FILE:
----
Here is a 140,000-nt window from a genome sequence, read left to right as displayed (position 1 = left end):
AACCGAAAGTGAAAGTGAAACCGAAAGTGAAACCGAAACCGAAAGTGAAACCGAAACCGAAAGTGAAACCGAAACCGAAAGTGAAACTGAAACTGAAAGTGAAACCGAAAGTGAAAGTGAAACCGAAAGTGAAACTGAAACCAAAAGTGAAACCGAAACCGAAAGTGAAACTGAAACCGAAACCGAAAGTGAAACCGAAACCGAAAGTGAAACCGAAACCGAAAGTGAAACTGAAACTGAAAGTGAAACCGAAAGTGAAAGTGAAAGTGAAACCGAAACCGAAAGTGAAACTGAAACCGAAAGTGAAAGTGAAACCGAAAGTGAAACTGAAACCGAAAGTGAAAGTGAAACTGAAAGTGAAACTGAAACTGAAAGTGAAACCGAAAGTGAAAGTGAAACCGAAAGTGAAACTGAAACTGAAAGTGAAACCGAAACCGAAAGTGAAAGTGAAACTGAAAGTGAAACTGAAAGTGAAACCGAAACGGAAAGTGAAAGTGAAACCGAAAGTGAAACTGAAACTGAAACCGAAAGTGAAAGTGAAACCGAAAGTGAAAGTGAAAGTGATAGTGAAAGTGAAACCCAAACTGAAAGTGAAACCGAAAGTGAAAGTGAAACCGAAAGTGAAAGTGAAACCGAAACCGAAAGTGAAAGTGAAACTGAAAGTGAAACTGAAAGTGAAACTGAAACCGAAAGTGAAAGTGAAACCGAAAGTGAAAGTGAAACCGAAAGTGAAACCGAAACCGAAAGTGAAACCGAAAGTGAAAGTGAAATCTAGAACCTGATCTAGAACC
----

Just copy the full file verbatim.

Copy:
Here is a 140,000-nt window from a genome sequence, read left to right as displayed (position 1 = left end):
AACCGAAAGTGAAAGTGAAACCGAAAGTGAAACCGAAACCGAAAGTGAAACCGAAACCGAAAGTGAAACCGAAACCGAAAGTGAAACTGAAACTGAAAGTGAAACCGAAAGTGAAAGTGAAACCGAAAGTGAAACTGAAACCAAAAGTGAAACCGAAACCGAAAGTGAAACTGAAACCGAAACCGAAAGTGAAACCGAAACCGAAAGTGAAACCGAAACCGAAAGTGAAACTGAAACTGAAAGTGAAACCGAAAGTGAAAGTGAAAGTGAAACCGAAACCGAAAGTGAAACTGAAACCGAAAGTGAAAGTGAAACCGAAAGTGAAACTGAAACCGAAAGTGAAAGTGAAACTGAAAGTGAAACTGAAACTGAAAGTGAAACCGAAAGTGAAAGTGAAACCGAAAGTGAAACTGAAACTGAAAGTGAAACCGAAACCGAAAGTGAAAGTGAAACTGAAAGTGAAACTGAAAGTGAAACCGAAACGGAAAGTGAAAGTGAAACCGAAAGTGAAACTGAAACTGAAACCGAAAGTGAAAGTGAAACCGAAAGTGAAAGTGAAAGTGATAGTGAAAGTGAAACCCAAACTGAAAGTGAAACCGAAAGTGAAAGTGAAACCGAAAGTGAAAGTGAAACCGAAACCGAAAGTGAAAGTGAAACTGAAAGTGAAACTGAAAGTGAAACTGAAACCGAAAGTGAAAGTGAAACCGAAAGTGAAAGTGAAACCGAAAGTGAAACCGAAACCGAAAGTGAAACCGAAAGTGAAAGTGAAATCTAGAACCTGATCTAGAACC